The proponents of the approach state that a good starting point could be Socio Economic Caste Census of 2011 if one goes by multi-dimensional aspect of poverty. However, one can’t ignore the fact that even if the scheme defines poverty by assets and not income for quick exclusion rules, the data is outdated. A scheme targeted at reducing poverty can’t use data that is seven-eight years old. Even if one ignores that, it should be noted that there are major methodological issues with how data was collected. This is reflected in the discrepancies that exist in the data collected through SECC and other governmental data. A fresh survey for the identification process will lead to possibilities of corruption as in other targeted schemes. For instance, various studies have shown that many people who are not below poverty line have BPL cards.
One should also keep in mind that there exist significant disparities across Indian states and districts in terms of income levels and affordability of basic needs such as education, healthcare etc. Therefore, the same amount that means a lot to a person living in a low-income state or a state that has good access to public facilities such as public hospitals, schools etc would not be enough for a person trying to make a living in a high-income region. As a result, a prerequisite for such a scheme is a detailed regional level survey on income characteristics of Indian states and districts.
Another major concern surrounding the scheme is its inflationary implications. It is argued that the act of transferring cash to the target population will boost their purchasing power, which would lead to an increase in demand for goods and services and, thus, push prices upwards. Advocates of the approach have tried to argue that studies around the world present a lot of evidence to the contrary.
An impact evaluation study by UNICEF in Sub-Saharan Africa showed that with the exception of temporary price rise during payment period, cash transfers has no impact on the prices. However, these evidences should be considered with a pinch of salt. They rest on the assumption that the money will be spent on useful goods, that will help the local economy in becoming more productive. Though this will not be the case always.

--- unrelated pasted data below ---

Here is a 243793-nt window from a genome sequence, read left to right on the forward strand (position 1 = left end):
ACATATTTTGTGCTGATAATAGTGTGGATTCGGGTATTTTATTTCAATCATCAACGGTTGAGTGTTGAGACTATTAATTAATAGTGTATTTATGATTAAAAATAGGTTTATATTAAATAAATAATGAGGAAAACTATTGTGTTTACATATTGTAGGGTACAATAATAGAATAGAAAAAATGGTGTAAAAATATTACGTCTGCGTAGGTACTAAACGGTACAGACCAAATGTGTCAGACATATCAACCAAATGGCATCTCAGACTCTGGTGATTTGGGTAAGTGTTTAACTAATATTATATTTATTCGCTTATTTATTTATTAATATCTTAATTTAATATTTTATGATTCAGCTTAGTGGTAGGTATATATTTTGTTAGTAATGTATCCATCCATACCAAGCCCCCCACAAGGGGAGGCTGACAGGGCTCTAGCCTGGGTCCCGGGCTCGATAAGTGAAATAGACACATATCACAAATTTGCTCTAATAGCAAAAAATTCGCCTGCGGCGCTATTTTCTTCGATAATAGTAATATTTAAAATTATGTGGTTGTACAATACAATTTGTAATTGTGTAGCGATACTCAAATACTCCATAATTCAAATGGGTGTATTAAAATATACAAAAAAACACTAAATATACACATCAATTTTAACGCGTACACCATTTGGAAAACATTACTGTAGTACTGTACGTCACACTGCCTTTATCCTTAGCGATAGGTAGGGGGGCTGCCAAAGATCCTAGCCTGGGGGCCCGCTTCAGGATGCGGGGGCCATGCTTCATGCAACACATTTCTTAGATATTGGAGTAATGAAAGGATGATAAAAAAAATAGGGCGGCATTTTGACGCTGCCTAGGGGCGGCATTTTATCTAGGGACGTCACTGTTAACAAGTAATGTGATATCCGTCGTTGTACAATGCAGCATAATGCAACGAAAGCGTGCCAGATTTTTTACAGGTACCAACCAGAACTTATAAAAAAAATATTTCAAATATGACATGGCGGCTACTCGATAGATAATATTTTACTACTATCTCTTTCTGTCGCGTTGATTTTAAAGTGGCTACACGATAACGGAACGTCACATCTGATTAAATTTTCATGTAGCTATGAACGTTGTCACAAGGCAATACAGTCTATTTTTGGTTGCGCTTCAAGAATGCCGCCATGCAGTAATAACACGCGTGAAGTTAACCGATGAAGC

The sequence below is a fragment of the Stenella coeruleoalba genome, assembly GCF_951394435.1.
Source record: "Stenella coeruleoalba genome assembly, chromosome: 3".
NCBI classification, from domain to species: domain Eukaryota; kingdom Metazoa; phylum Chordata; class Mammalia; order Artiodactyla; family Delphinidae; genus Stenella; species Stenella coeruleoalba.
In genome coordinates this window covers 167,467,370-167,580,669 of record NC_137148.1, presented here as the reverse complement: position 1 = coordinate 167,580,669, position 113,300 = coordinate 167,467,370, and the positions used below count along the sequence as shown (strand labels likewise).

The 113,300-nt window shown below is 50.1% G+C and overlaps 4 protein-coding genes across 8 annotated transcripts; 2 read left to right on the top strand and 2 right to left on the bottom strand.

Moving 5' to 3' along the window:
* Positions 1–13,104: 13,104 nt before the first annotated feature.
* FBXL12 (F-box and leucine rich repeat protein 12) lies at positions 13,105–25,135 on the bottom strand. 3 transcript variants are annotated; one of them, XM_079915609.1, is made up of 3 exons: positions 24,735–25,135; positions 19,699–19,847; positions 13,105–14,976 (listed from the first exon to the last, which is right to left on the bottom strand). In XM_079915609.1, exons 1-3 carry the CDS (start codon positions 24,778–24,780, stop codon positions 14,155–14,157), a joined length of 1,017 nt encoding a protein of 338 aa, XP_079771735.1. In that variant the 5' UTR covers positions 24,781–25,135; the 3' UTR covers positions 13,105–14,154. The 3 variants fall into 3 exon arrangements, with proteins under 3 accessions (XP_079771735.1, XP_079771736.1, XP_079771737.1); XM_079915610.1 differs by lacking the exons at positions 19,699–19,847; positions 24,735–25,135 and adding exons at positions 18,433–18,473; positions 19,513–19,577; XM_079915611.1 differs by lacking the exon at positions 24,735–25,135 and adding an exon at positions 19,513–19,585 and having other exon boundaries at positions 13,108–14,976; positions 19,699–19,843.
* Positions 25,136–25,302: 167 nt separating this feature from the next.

The concerns about funds being used for harmful purposes cannot be ruled out. It is due to these challenges many policymakers suggest that instead of making welfare payments to poor households in the form of unrestricted cash transfers the government should focus on in-kind transfers. This idea is supported by claim that in-kind transfers will help by encouraging the consumption of right things, such as healthy food.
Given India’s concerns about rising unemployment rates, jobless growth and the fact that we need to have effective utilization of our young population to gain a competitive edge over other economies, the promoters are trying to project that NYAY can prove to be a game changer. However, for the Indian economy, a better alternative would be to strengthen the existing public services landscape by removing social, political and personal barriers, along with carrying out structural reforms that leads to creation of more productive jobs. (IANS)